Over the past five days, we have seen a guilty verdict for Derek Chauvin – the police officer who killed George Floyd; an explosive BBC Panorama documentary Is the Church racist? in which black and brown Anglicans shared their first-hand experiences of institutional racism in the Church of England – which this week released a report by its anti-racism taskforce; the War Graves Commission apologising for the unequal commemoration of black and Asian soldiers during World War One.
Yesterday was also Stephen Lawrence Day, marking 28 years since the black teenager was killed in south-east London.
The role of women
One of the things that has struck me over this week is the role that women have played in some of these stories.
A woman – Dr Sanjee Perera – is the Archbishops’ Adviser on Minority Ethnic Anglican Concerns – and has been a key role in leading the Church of England forward through the anti-racism taskforce and its report From Lament to Action.
The conviction of George Floyd’s killer Derek Chauvin would likely not have been possible without the bravery of a young woman – Darnella Frazier. The 17-year-old filmed the footage of the tragic incident last May, which sparked global Black Lives Matter protests the likes of which we had not seen before. It also led to the firing of three other officers at the scene, as well as a ban on police chokeholds.
One of the most chilling facts about the George Floyd case was that fact that for much of the 9 minutes and 29 seconds that Derek Chauvin knelt on his neck, he was crying out for his mother.
I have often been struck by the heartbreak that black mothers -–whose children have been murdered just for being black – must face. This, of course, includes Doreen Lawrence, who fought tirelessly for decades for justice for her son Stephen.
The pain of black women
In my upcoming book God Is Not a White Man & Other Revelations (Hodder & Stoughton), I write about the story of black women as told through Beyoncé’s visual album Lemonade, which is rich in theology and imagery and activism.
All black women – even Beyoncé – carry with us the pain of injustices that have gone before us. But life also brings us joy and love and hope. It lays out the texture and complexity of black women’s lives and includes real-life black women in the story.
The short film that accompanies the album features moving scenes of black mothers whose unarmed sons had been killed. Mothers Lesley McSpadden-Head, Sybrina Fulton, Wanda Johnson and Gwen Carr sit for portraits holding pictures of their sons whose names will forever be linked with their deaths: Michael Brown, Trayvon Martin, Oscar Grant and Eric Garner.
And this week I have been reminded of another black mother who faced a horrific tragedy, who chose to take radical action for racial justice in the hopes of a better future for other people’s sons and daughters.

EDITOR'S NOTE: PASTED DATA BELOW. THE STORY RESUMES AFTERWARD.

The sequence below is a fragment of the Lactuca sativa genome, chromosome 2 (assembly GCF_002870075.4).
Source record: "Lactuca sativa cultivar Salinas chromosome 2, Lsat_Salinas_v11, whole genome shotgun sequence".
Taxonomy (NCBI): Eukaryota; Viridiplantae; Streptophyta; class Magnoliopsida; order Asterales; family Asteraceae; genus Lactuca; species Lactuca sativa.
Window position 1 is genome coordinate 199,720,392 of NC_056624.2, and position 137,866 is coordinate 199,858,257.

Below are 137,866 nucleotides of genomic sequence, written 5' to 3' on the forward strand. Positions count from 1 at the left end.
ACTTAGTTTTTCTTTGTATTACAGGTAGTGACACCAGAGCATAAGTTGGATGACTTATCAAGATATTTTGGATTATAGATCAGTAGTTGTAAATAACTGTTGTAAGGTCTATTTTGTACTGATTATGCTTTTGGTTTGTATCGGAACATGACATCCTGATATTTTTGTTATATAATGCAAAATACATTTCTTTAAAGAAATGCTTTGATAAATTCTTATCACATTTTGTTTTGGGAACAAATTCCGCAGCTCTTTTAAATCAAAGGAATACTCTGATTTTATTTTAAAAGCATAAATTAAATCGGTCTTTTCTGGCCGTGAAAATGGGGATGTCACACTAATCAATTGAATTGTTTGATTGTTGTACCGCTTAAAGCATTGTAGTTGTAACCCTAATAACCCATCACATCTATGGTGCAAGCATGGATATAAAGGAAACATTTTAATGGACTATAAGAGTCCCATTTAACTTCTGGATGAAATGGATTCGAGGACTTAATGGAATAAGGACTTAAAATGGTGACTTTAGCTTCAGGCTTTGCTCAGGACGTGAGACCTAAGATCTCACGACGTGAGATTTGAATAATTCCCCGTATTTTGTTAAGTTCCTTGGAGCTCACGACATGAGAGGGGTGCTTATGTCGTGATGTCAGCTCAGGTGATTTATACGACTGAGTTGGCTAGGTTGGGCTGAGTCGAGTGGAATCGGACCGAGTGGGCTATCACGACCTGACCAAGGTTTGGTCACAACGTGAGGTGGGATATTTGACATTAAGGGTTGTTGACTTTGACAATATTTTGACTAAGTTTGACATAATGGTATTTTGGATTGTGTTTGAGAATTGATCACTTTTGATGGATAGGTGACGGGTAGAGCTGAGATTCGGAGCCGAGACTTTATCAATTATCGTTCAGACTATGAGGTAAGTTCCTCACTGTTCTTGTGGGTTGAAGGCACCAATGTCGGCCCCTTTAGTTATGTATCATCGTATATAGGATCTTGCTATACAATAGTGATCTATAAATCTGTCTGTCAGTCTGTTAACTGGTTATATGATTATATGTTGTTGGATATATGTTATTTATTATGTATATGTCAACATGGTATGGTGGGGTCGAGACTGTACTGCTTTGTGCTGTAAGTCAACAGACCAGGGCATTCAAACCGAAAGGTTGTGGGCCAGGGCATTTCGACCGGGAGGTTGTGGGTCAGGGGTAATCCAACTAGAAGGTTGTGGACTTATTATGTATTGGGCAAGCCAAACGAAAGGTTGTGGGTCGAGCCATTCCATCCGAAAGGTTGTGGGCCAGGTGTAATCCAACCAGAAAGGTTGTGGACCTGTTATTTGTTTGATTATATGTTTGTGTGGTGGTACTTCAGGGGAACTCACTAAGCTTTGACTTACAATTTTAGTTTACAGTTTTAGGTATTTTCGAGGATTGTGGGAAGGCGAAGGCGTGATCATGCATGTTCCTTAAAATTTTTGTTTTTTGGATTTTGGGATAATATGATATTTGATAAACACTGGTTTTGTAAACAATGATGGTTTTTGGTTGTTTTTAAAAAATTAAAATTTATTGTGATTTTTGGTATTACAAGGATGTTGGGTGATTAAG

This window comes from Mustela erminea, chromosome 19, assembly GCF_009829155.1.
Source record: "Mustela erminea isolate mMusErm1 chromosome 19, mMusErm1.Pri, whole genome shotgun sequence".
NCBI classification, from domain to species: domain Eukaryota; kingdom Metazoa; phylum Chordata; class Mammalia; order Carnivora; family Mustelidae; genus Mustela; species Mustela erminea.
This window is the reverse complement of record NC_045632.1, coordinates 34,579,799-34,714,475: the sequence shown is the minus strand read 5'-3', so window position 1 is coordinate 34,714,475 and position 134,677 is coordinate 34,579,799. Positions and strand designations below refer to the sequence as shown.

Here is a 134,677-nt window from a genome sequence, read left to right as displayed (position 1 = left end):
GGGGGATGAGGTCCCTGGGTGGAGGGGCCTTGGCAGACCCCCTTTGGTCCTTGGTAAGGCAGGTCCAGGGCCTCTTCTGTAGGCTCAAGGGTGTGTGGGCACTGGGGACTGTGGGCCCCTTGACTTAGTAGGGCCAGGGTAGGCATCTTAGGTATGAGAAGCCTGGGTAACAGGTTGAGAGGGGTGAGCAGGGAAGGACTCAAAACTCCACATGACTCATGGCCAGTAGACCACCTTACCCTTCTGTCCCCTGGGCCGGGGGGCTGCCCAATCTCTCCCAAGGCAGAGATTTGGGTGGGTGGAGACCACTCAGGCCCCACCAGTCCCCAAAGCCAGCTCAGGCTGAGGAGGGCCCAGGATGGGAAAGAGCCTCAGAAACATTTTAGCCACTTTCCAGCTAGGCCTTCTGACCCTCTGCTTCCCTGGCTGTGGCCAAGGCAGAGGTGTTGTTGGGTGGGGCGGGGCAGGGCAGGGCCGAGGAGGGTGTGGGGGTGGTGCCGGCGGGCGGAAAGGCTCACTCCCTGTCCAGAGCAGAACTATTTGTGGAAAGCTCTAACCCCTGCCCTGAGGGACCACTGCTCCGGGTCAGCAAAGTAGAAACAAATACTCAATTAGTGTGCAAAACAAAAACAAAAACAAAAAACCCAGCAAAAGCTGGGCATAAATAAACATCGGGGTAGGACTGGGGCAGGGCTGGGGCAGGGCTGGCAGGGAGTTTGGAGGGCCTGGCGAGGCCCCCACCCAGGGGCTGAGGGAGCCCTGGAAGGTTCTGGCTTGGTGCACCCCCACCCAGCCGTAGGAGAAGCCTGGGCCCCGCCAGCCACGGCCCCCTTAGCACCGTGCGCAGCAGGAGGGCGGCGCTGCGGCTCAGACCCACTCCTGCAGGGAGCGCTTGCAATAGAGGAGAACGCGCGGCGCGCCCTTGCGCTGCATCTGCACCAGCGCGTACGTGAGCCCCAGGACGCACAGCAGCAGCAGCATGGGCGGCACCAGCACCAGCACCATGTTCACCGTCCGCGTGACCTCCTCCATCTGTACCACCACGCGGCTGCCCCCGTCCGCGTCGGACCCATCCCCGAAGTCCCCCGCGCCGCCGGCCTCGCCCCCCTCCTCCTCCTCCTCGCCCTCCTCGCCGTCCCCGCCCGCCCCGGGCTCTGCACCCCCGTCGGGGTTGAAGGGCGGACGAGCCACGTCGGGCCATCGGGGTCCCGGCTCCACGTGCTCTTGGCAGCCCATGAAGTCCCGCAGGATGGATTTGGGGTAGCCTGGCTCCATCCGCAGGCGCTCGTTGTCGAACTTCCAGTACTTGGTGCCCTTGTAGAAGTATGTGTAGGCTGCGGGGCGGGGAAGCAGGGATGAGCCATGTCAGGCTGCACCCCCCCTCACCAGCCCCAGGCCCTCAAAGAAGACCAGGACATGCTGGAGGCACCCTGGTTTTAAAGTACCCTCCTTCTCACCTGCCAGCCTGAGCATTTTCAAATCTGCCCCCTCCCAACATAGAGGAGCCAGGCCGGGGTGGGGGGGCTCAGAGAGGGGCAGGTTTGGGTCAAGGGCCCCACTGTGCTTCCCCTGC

Mamie Till-Mobley was the mother of Emmett Till, who was killed in 1955 when he was just 14, for allegedly flirting with a white woman (although the white woman in question confessed at the end of her life that she had made the whole thing up). Emmett was brutally murdered by three of the woman’s male relatives.
When making arrangements for his funeral, Mamie Till-Mobley decided to have an open casket in the hopes that when the world saw the brutal violence committed against her son, that it would shake them out of slumber and inaction on racial justice. “Let the people see what they did to my boy.”
Women are often the witnesses to brutality, but we cannot forget that they are also the victims. Women the world over face sexual abuse and violence, and sometimes the names of black women killed by police are forgotten, including Breonna Taylor and Sandra Bland. Black women often face the double threat of violence due to both their race and their gender.
There was rightly an outpouring of grief when Sarah Everard was murdered earlier this year, but there had been little coverage about similar violations against black women.
Wilhelmina Smallman, who was the UK’s first female Church of England Archdeacon from a minority ethnic background, made this point recently.
Her two daughters Nicole Smallman, 27, and Biba Henry, 46, were stabbed to death last June as they celebrated a birthday in Wembley.
Two police officers who were supposed to be guarding the murder scene were arrested after allegedly taking photos of the sisters’ bodies and sharing the images.
In an interview with the BBC, Ms Smallman said: “I think the notion of ‘all people matter’ is absolutely right but it is not true. Other people have more kudos in this world than people of colour so from my point of view, all women, women of colour, white women, all of us we are on the same journey. We are on a journey to say that we all matter.”
Chine McDonald is a writer, broadcaster and author of God Is Not a White Man & Other Revelations (publishing 27 May, Hodder & Stoughton). It’s available to pre-order now.